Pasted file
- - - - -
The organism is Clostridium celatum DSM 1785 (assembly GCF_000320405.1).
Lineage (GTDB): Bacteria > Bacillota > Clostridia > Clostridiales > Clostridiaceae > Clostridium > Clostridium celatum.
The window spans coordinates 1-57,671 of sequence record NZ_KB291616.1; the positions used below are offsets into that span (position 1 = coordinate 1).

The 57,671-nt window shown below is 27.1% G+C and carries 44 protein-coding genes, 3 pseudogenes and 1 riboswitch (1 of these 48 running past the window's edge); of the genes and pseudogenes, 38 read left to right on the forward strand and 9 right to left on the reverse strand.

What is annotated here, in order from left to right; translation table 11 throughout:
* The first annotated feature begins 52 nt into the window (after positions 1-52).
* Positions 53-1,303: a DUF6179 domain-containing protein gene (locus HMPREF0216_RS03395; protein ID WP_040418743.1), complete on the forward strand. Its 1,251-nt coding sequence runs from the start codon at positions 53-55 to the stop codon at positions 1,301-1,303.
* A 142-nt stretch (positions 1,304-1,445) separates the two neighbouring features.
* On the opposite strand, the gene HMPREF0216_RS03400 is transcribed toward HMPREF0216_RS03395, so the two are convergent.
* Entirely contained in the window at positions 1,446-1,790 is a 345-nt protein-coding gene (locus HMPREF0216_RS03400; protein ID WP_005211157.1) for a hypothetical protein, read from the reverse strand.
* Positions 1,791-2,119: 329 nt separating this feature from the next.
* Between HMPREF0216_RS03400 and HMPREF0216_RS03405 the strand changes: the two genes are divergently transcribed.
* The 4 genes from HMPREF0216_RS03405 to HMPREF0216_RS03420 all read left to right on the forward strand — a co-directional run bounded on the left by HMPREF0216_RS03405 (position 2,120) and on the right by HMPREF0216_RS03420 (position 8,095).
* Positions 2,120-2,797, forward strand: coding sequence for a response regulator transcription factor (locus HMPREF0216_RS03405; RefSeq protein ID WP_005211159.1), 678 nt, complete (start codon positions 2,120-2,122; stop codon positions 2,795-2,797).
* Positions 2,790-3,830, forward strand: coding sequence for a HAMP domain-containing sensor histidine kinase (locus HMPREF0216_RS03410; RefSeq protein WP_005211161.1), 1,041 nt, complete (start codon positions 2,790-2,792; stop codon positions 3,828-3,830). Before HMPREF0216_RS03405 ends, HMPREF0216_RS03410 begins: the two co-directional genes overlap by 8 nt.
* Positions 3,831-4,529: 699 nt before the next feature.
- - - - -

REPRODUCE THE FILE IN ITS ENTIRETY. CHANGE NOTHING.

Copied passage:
The organism is Clostridium celatum DSM 1785 (assembly GCF_000320405.1).
Lineage (GTDB): Bacteria > Bacillota > Clostridia > Clostridiales > Clostridiaceae > Clostridium > Clostridium celatum.
The window spans coordinates 1-57,671 of sequence record NZ_KB291616.1; the positions used below are offsets into that span (position 1 = coordinate 1).

The 57,671-nt window shown below is 27.1% G+C and carries 44 protein-coding genes, 3 pseudogenes and 1 riboswitch (1 of these 48 running past the window's edge); of the genes and pseudogenes, 38 read left to right on the forward strand and 9 right to left on the reverse strand.

What is annotated here, in order from left to right; translation table 11 throughout:
* The first annotated feature begins 52 nt into the window (after positions 1-52).
* Positions 53-1,303: a DUF6179 domain-containing protein gene (locus HMPREF0216_RS03395; protein ID WP_040418743.1), complete on the forward strand. Its 1,251-nt coding sequence runs from the start codon at positions 53-55 to the stop codon at positions 1,301-1,303.
* A 142-nt stretch (positions 1,304-1,445) separates the two neighbouring features.
* On the opposite strand, the gene HMPREF0216_RS03400 is transcribed toward HMPREF0216_RS03395, so the two are convergent.
* Entirely contained in the window at positions 1,446-1,790 is a 345-nt protein-coding gene (locus HMPREF0216_RS03400; protein ID WP_005211157.1) for a hypothetical protein, read from the reverse strand.
* Positions 1,791-2,119: 329 nt separating this feature from the next.
* Between HMPREF0216_RS03400 and HMPREF0216_RS03405 the strand changes: the two genes are divergently transcribed.
* The 4 genes from HMPREF0216_RS03405 to HMPREF0216_RS03420 all read left to right on the forward strand — a co-directional run bounded on the left by HMPREF0216_RS03405 (position 2,120) and on the right by HMPREF0216_RS03420 (position 8,095).
* Positions 2,120-2,797, forward strand: coding sequence for a response regulator transcription factor (locus HMPREF0216_RS03405; RefSeq protein ID WP_005211159.1), 678 nt, complete (start codon positions 2,120-2,122; stop codon positions 2,795-2,797).
* Positions 2,790-3,830, forward strand: coding sequence for a HAMP domain-containing sensor histidine kinase (locus HMPREF0216_RS03410; RefSeq protein WP_005211161.1), 1,041 nt, complete (start codon positions 2,790-2,792; stop codon positions 3,828-3,830). Before HMPREF0216_RS03405 ends, HMPREF0216_RS03410 begins: the two co-directional genes overlap by 8 nt.
* Positions 3,831-4,529: 699 nt before the next feature.